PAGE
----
Index

June 7 , 2021

Language Used Still Matters


May 17 , 2021

Serving Uncooperative People


April 15 , 2021

Death and After-Life of Contingency Agreements


February 22 , 2021

Legal Analysis


February 2 , 2021

Costs Clarified at Last


January 4 , 2021

Urgent!


December 10, 2020

Traps and Confusion in Service Times


November 24, 2020

Don't Cut Corners


October 2 , 2020

Consent Orders


August 4 , 2020

Electronic Hearings


July 21, 2020

Ceasing to Act


June 29, 2020

Writing Skills


June 29, 2020

Keeping Up With the Law


June 22, 2020

Assets as a Test for Security for Costs


June 19, 2020

What is This Case About?


June 11, 2020

Cross-Examining Child Witnesses


May 20 , 2020

Formal Offers


May 13 , 2020

Vexatious or Self-Represented Litigants


January 7, 2020

G.S.T. and Costs


December 20 , 2019

Electronically Navigating the
Handbook


October 7 , 2019

Questioning is a Bad Word


July 29 , 2019

Dismissal for Delay


May 7 , 2019

Rule 4.31 Fallacies


March 18 , 2019

More Dangers in Oral Fee Agreements


February 11 , 2019

Weir-Jones Decisions


January 9 , 2019

Discouraging Settlements


November 30, 2018

European Court Helps You Twice?


November 23 , 2018

Courts Overruling Tribunals


November 16 , 2018

New Evidence on Appeal


October 30 , 2018

Schedule C's Role


July 17 , 2018

Loopholes in Enforcing Settlements


May 7 , 2018

Enforcement of Procedure Rules


April 16, 2018

Limping Lawsuits are Often
Doomed


April 3 , 2018

Court of Appeal Tips for
Summary Decisions


March 19, 2018

Serious Dangers in Chambers
Applications


February 13 , 2018

Court Backlog


December 18 , 2017

Lowering the Status of Courts


September 15 , 2017

Access to Court Decisions


July 4 , 2017

Strictissimi Juris


June 14 , 2017

Why Don't Your Clients Settle?


June 5 , 2017

Gap in Rules About Parties


June 5, 2017

Personal Costs Against
Solicitors


April 26, 2017

Clogged Courts


April 11, 2017

Dismissal for Want of
Prosecution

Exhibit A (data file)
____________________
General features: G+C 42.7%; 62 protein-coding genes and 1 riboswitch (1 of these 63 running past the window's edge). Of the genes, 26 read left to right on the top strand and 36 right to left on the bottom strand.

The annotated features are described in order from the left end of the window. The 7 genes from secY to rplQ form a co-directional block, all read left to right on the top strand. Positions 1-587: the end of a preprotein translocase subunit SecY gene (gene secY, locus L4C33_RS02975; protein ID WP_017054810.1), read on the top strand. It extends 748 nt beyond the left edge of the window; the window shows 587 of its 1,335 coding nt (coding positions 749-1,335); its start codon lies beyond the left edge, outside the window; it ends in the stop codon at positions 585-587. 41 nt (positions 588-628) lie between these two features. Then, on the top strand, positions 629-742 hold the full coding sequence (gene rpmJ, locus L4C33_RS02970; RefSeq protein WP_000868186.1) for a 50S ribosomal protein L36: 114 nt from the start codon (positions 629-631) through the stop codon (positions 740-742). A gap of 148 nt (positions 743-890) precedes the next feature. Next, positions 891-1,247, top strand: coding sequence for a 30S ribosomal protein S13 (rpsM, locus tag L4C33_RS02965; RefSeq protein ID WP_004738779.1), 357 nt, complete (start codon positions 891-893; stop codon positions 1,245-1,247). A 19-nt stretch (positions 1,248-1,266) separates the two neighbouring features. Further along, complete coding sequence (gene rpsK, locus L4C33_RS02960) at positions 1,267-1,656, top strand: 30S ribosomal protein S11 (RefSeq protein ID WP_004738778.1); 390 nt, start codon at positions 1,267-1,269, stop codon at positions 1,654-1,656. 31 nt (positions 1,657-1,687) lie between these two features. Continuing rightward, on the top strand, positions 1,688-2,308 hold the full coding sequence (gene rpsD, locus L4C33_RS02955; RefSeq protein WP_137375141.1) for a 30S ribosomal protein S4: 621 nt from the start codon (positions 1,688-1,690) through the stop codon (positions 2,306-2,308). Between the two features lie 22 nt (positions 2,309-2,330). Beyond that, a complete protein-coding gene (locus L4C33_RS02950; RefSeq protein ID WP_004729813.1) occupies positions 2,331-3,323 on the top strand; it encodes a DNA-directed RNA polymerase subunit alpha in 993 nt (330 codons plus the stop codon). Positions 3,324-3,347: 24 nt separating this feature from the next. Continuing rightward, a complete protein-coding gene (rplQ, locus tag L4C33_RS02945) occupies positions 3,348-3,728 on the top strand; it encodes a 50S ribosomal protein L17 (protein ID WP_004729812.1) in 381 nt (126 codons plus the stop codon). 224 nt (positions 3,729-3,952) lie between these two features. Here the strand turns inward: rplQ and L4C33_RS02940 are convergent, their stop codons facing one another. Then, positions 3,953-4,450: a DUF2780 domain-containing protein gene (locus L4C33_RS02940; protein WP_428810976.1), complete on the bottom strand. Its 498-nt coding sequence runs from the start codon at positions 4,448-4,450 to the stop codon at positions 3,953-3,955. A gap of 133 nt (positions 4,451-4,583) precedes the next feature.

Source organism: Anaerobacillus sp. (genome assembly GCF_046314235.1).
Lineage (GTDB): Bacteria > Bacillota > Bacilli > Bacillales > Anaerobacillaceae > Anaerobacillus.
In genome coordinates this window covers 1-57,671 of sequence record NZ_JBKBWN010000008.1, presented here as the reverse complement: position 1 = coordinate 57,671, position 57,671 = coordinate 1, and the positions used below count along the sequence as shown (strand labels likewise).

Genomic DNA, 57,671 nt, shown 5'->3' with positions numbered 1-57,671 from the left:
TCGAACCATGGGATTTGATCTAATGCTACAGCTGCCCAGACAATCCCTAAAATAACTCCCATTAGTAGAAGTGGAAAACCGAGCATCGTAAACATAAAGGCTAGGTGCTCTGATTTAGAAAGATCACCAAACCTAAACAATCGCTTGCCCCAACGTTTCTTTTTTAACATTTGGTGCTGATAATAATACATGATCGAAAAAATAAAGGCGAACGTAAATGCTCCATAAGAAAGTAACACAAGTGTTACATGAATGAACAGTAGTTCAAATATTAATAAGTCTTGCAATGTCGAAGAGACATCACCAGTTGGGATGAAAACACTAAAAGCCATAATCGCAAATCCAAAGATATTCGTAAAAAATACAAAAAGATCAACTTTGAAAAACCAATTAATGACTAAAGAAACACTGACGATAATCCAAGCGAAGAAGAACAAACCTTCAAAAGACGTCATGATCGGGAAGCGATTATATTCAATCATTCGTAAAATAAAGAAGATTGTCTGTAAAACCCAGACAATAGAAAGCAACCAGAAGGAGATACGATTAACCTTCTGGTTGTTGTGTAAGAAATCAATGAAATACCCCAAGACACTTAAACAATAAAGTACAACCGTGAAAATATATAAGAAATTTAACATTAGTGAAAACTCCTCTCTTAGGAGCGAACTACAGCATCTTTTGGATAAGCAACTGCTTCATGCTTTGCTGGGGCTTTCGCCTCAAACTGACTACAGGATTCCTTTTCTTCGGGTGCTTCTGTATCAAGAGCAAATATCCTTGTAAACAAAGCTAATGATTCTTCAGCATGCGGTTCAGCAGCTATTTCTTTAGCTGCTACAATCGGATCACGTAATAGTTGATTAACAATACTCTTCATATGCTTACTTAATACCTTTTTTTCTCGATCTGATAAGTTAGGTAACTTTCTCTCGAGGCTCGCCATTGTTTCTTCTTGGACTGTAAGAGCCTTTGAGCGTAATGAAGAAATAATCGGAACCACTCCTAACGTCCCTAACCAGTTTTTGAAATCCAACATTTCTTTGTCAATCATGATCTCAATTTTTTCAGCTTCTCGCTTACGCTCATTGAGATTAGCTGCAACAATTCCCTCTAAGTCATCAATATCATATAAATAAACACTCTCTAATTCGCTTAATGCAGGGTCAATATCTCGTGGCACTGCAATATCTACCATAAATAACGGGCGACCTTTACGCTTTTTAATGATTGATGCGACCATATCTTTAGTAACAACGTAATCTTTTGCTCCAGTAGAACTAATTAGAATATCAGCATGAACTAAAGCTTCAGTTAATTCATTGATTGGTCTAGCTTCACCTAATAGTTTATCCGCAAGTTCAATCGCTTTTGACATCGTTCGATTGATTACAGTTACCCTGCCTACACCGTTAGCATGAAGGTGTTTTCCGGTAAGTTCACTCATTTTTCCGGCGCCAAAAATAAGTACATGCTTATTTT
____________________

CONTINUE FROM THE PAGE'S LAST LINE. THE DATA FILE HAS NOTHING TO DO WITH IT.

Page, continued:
January 6, 2017

Incomplete Disclosure


December 15, 2016

Mediation


November 23, 2016

Is Contract Interpretation Law?

 

Welcome

Côté’s Commentaries

© 2016-2021 J.E. Côté

LANGUAGE USED STILL MATTERS

The big fight over how to interpret legislation has produced another battle.

For some years Canada has endured a contest between those who see the words of legislation as a very important aspect of how to interpret the legislation, and those who find the words an unimportant technicality. This dispute impacts the difference between case law and legislation, and has implications for democracy.

Driedger’s original textbook and P.-A. Côté’s textbook favor the legislation’s wording, whereas Sullivan’s text regards the wording as a narrow restraint on what the judge wants the legislation to mean. Upwards of one hundred Supreme Court of Canada decisions recite the basic rule of interpretation. All cited the second edition of Driedger’s textbook, not the later editions by Sullivan.

Maybe you have fallen behind in reading cases which seem merely to be about Quebec’s Code of Civil Procedure. In that event, here is a very recent Supreme Court of Canada decision. It is general and not confined to procedural topics.

The Supreme Court reaffirms that a judge cannot deviate from intent clearly expressed by the wording of legislation, not even because of Charter principles or values. (Unless unconstitutionality is pleaded, proved, and found.) Only where legislation remains ambiguous even after using a contextual approach, can judges make Charter values or principles govern the statute’s meaning. (Nor can parliamentary debates be used that way, especially as courts implement wording, not intent). Still less can the court ignore the statute’s language or the intent expressed in such language.

See MédiaQMI v. Kamel 2021 SCC 23.

– Hon. J.E. Côté

 

The Commentaries are intended to call the attention of lawyers to promising or threatening developments in the law, in civil procedure, in developing their skills, or simply to describe something curious, funny or intriguing.

Justice Côté recently retired from the Court of Appeal of Alberta and currently acts as an arbitrator, mediator, or referee under Rules 6.44 and 6.45 of the Alberta Rules of Court.

He may be contacted through Juriliber at email: info@juriliber.com or phone 780-424-5345.